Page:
Boring the new hammers.
Coving the tails.
Coving removes the excess wood from the underside of the tails, reducing the weight of the hammers, which reduces the touch weight.
Trimming the ends of the tails.
Tapering the tails.
The new hammers installed, and the action reassembled.
The original Ivories are long gone. Someone replaced them with plastic, but installed them incorrectly, using the wrong glue.
In the above picture you can see that not only do the fronts overhang the key (WRONG!), but he didn’t remove the original celluloid fronts (WRONG!), and they’re not even glued on!
This video shows how poorly these keytops were attached!
After “Popping off” the old keytops, this is what the key bodies looked like. The previous “Technician” not only didn’t remove the fronts, he didn’t even clean the wood, or fill the gaps and tears he made!
Here, you see the key bodies properly prepared, with the new top blanks beside them.
The new keytops glued on, using the CORRECT glue.
This is what the keytop looks like on the key without shaping. Notice the overhang on the front, the sides, and the cut-out where the black key fits.
Here’s the same keytop after shaping.
This video shows the shaping process.
Evening out, and beveling the cut-out.
Here’s closeups of the keys before:
The original nose bolts were replaced with special bolts that I made. Not only does the plate contact the bolt on a larger surface (making the connection more secure), but the height of the bolt is adjustable using an Allan key inserted through the plate hole.
The plate in place. Using the adjustable nose bolts, the plate height is adjusted so that the bearing (the amount of force the strings press down on the bridges) is correct.
The re-stringing started.
The original stringing scale (which size string goes where), was replaced by a computer generated scale:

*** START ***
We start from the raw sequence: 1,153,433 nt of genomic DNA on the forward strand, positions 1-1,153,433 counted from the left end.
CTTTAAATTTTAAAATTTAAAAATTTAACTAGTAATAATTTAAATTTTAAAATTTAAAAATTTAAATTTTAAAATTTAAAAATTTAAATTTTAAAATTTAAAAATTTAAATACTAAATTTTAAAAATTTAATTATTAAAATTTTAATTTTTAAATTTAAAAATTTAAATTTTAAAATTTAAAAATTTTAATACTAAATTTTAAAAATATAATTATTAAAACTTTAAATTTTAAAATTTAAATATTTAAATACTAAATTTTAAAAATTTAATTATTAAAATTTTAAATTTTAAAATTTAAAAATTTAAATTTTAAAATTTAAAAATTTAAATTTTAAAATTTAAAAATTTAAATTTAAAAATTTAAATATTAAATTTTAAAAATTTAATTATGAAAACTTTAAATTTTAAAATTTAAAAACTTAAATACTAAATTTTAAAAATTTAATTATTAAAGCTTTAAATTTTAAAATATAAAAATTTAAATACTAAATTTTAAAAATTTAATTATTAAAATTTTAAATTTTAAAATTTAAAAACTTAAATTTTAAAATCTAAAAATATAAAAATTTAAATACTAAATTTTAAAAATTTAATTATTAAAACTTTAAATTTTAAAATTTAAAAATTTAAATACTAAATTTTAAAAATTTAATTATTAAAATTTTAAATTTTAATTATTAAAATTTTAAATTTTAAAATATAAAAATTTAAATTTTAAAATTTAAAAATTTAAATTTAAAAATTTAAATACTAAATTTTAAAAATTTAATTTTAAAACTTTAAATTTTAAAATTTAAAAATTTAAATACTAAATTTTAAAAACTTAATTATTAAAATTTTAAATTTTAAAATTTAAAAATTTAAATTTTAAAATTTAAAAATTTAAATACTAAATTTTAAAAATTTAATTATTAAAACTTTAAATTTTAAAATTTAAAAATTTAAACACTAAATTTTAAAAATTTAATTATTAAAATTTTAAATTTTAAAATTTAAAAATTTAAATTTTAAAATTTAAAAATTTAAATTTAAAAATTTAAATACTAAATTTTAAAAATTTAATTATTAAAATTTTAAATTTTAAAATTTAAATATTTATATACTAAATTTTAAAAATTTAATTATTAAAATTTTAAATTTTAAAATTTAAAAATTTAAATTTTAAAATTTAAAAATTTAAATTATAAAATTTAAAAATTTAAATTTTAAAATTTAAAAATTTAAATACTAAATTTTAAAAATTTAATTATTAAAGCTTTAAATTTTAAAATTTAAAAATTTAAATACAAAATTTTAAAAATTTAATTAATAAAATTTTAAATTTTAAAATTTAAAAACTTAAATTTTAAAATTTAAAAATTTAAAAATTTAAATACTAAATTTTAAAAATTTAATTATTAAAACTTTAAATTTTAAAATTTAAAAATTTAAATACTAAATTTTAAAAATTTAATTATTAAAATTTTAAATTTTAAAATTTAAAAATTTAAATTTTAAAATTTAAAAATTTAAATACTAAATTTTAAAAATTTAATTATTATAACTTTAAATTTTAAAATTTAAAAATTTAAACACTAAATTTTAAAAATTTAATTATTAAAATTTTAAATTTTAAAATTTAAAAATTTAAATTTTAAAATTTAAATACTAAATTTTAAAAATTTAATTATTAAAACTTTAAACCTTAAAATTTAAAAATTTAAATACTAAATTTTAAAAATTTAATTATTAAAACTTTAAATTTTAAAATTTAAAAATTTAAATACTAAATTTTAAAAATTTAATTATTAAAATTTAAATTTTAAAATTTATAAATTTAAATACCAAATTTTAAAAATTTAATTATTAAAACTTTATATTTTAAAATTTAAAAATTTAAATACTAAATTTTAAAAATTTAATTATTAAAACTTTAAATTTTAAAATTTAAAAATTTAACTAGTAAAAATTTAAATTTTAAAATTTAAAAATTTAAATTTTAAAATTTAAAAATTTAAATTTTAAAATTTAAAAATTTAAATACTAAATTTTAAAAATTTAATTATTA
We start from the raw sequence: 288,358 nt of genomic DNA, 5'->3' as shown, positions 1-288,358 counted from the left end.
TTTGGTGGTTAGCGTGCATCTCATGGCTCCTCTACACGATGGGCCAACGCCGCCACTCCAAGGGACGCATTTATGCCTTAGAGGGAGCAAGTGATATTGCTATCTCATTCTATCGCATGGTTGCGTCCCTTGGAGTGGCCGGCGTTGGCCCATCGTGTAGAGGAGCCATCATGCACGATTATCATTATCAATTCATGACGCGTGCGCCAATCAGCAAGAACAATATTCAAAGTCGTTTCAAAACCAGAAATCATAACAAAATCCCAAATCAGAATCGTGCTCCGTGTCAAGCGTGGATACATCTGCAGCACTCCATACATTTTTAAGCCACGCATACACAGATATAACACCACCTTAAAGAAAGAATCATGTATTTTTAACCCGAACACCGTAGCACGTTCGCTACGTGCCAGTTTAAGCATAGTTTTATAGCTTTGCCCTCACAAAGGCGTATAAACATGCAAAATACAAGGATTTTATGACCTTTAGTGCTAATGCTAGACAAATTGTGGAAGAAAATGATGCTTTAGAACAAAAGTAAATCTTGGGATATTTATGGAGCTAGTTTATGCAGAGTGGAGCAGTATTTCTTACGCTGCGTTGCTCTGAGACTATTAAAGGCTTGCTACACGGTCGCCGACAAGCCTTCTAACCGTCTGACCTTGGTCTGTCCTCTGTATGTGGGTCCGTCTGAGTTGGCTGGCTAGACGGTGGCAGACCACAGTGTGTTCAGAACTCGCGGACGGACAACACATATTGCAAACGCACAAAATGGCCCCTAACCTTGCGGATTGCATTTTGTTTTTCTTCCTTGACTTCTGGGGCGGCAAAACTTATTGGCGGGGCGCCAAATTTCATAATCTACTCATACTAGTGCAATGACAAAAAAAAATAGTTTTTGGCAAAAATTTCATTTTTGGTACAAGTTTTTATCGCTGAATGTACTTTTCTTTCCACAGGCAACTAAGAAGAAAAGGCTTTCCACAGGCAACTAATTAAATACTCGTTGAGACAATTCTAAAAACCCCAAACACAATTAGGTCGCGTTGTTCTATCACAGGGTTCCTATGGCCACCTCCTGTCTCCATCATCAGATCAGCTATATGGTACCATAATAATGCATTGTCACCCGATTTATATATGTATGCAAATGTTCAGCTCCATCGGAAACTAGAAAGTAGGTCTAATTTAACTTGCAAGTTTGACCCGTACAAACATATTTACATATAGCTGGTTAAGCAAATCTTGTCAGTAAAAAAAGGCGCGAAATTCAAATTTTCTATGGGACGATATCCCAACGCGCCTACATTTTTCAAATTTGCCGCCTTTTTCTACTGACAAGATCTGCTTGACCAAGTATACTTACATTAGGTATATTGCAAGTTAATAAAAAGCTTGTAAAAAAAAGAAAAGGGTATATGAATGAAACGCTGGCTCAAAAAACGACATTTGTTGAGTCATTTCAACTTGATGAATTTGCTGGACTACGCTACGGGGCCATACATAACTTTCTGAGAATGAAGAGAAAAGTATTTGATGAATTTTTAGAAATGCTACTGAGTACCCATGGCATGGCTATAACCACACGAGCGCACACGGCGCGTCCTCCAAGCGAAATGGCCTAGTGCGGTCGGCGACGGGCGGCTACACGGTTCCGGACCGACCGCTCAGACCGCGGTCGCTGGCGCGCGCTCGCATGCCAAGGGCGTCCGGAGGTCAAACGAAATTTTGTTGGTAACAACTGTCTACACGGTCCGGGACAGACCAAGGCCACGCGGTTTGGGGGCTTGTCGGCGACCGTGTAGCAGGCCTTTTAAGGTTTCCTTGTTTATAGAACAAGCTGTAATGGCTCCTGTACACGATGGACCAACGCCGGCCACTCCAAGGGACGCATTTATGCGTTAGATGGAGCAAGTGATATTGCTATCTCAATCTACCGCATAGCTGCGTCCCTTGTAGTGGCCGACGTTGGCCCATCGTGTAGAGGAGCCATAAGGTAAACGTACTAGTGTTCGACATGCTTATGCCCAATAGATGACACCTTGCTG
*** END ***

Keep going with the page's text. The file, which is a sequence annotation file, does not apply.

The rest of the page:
The stringing finished.
The dampers installed.
The action in original condition.
A closeup of the old hammers.
A closeup of the old keys.
The original keyframe.
Next: The Action and keys redone!
The plate cleaned and sanded, ready for priming.
The primer applied.
The gold paint applied.
The Black detailing applied.
Closeup of the Plate Rosette.
The plate after the clear lacquer topcoat, the removal, polishing, and re-installation of the agraffes, and the addition of some of the plate felt.
The case in the refinishing booth, being prepared for stripping.
The soundboard, pinblock, and keybed have been taped and covered.
The case all stripped.
All of the case parts stripped.
The stripped parts assembled. The small pieces of tape that you can see, mark places where a repair is needed.
After filling and repair, the first coat of stain has been applied.
Multiple coats of stain have now been applied to the case and the legs.
The gold accent piece attached.
The cross member (The support for the lid pieces) that I made, painted gold.
The two lid props painted gold.
The lacquer applied.
"Always keep your piano in tune! All Piano Manufacturers will tell you the same thing: Every Piano should be tuned at least twice a year. This is especially important in Canada where we experience drastic changes in temperature and humidity between summer and winter." If your piano was last tuned six months or more, book a tuning appointment today! firstname.lastname@example.org